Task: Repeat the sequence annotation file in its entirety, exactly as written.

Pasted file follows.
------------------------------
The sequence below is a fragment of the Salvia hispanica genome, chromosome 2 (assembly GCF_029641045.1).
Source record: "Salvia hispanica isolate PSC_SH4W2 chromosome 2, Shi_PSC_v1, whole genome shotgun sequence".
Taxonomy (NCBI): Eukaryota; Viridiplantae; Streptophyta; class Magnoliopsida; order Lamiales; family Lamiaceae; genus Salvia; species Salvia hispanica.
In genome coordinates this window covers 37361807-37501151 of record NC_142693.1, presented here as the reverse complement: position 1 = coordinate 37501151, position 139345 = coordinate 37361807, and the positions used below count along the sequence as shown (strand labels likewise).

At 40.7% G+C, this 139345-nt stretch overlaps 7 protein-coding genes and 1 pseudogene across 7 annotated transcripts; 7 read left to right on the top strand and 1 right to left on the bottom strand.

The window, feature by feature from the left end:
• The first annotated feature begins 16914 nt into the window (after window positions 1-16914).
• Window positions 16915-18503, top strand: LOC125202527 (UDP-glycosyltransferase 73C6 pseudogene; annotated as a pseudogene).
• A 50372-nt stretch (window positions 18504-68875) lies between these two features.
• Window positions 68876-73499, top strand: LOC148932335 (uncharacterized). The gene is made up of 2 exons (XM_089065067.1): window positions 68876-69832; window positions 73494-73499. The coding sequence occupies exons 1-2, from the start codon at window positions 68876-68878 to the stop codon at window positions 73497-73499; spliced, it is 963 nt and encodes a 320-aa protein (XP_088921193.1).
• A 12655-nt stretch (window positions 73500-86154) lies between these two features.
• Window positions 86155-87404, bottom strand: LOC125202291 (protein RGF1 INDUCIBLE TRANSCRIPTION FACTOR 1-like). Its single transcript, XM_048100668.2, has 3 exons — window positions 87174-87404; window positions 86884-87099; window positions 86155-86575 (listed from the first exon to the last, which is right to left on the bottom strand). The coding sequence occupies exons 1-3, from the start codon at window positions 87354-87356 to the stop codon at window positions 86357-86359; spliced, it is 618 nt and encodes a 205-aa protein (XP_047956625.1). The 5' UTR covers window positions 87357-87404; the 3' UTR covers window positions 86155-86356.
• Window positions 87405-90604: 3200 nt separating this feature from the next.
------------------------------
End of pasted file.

The sequence below is a fragment of the Salvia hispanica genome, chromosome 2 (assembly GCF_029641045.1).
Source record: "Salvia hispanica isolate PSC_SH4W2 chromosome 2, Shi_PSC_v1, whole genome shotgun sequence".
Taxonomy (NCBI): Eukaryota; Viridiplantae; Streptophyta; class Magnoliopsida; order Lamiales; family Lamiaceae; genus Salvia; species Salvia hispanica.
In genome coordinates this window covers 37361807-37501151 of record NC_142693.1, presented here as the reverse complement: position 1 = coordinate 37501151, position 139345 = coordinate 37361807, and the positions used below count along the sequence as shown (strand labels likewise).

At 40.7% G+C, this 139345-nt stretch overlaps 7 protein-coding genes and 1 pseudogene across 7 annotated transcripts; 7 read left to right on the top strand and 1 right to left on the bottom strand.

The window, feature by feature from the left end:
• The first annotated feature begins 16914 nt into the window (after window positions 1-16914).
• Window positions 16915-18503, top strand: LOC125202527 (UDP-glycosyltransferase 73C6 pseudogene; annotated as a pseudogene).
• A 50372-nt stretch (window positions 18504-68875) lies between these two features.
• Window positions 68876-73499, top strand: LOC148932335 (uncharacterized). The gene is made up of 2 exons (XM_089065067.1): window positions 68876-69832; window positions 73494-73499. The coding sequence occupies exons 1-2, from the start codon at window positions 68876-68878 to the stop codon at window positions 73497-73499; spliced, it is 963 nt and encodes a 320-aa protein (XP_088921193.1).
• A 12655-nt stretch (window positions 73500-86154) lies between these two features.
• Window positions 86155-87404, bottom strand: LOC125202291 (protein RGF1 INDUCIBLE TRANSCRIPTION FACTOR 1-like). Its single transcript, XM_048100668.2, has 3 exons — window positions 87174-87404; window positions 86884-87099; window positions 86155-86575 (listed from the first exon to the last, which is right to left on the bottom strand). The coding sequence occupies exons 1-3, from the start codon at window positions 87354-87356 to the stop codon at window positions 86357-86359; spliced, it is 618 nt and encodes a 205-aa protein (XP_047956625.1). The 5' UTR covers window positions 87357-87404; the 3' UTR covers window positions 86155-86356.
• Window positions 87405-90604: 3200 nt separating this feature from the next.